Hong Kong in Transition: One Country, Two Systems

Hong Kong in Transition: One Country, Two Systems

Hong Kong in Transition: One Country, Two Systems

Hong Kong in Transition: One Country, Two Systems

Synopsis

Based on a substantial period under Chinese rule, "Hong Kong in Transition offers a perspective on the exceptional constitutional and administrative experiment that has been taking place in Hong Kong.

Excerpt

Robin Porter and Brian Hook

It is still close enough to the handover of 1997 for observers frequently to be asked whether Hong Kong has changed, and if so in which way and to what extent. Since it is axiomatic that all places change over time, even over relatively short periods, and even those whose chief characteristic seemed to be their very changelessness, such as the former imperial or so-called traditional China, it has become self-evident that the question is more often than not intended to be rhetorical rather than genuinely information-seeking.

Depending on the political persuasion of the one who puts it, the response anticipated is either an affirmation of 'no' or 'very little' change that conveys a positive signal, or an admission of 'some' or 'significant' change that conveys a negative signal. The former would convey an endorsement generally of the decisions taken and policies pursued by the administration under Mr C.H. Tung, in which the then Chief Secretary Anson Chan and Financial Secretary Donald Tsang played significant roles. The latter would not.

This book, following on from an earlier volume dealing with the years leading up to 1997, is designed for those seeking a balanced and informative response to the justifiable question as to the nature, source, scope and scale of change in Hong Kong under Chinese sovereignty. Its publication is timely. It comes as the administration begins to address the important constitutional issues deliberately left unresolved in the Basic Law when it was adopted by the National People's Congress in 1990. Among them are whether the Chief Executive should be directly elected by universal suffrage in 2007, and whether there should be a majority of seats in the Legislature (LegCo) directly elected by Geographical Constituencies and a minority from Functional Constituencies in 2008.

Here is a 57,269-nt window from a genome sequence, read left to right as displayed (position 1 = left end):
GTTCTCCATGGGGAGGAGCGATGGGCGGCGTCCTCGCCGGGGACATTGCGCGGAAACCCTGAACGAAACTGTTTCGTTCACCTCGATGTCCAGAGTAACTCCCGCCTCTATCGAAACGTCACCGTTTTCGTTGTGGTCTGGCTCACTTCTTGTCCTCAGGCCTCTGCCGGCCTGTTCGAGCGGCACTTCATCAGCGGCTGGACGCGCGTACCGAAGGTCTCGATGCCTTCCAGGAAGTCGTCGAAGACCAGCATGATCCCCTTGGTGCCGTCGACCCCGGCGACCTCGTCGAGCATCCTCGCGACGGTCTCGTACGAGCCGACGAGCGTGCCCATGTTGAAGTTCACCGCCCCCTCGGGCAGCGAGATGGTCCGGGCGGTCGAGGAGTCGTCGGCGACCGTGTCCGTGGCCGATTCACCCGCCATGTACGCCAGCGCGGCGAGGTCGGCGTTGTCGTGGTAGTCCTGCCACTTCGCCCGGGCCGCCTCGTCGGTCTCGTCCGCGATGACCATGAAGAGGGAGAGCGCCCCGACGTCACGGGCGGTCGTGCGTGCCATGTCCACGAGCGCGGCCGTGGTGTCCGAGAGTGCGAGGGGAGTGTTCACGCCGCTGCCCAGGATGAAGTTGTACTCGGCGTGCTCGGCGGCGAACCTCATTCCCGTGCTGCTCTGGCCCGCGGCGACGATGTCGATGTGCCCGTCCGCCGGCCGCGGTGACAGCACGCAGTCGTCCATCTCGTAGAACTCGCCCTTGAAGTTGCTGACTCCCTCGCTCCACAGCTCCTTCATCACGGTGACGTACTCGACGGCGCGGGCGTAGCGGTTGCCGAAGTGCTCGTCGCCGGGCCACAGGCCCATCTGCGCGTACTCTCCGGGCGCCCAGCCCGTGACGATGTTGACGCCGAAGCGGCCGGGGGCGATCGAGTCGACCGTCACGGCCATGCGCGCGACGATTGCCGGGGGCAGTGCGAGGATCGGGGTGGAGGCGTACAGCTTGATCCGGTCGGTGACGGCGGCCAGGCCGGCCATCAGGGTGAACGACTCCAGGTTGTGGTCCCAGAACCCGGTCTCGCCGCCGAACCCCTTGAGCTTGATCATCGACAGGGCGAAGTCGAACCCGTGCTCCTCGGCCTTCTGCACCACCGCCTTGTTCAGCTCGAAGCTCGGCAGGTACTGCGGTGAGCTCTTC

Technical though these issues appear at first glance, they are, in practice, also extremely sensitive. Constitutional reform in Hong Kong was first seriously mooted in 1945 as the then post-war British Labour Government addressed the question of properly managing what, in effect, was the impending dissolution of the greatest empire in history. Those plans were shelved for fear of transposing the political struggle on the Chinese mainland to the hustings of Hong Kong. The triumph of the Communist Party of China in 1949 and the presence of the People's Liberation Army at the gate emphasized the fact that Hong Kong was borrowed space in borrowed time. Without the travails of democratic government it prospered and, as a unique colonial anachronism, it survived until 1997.

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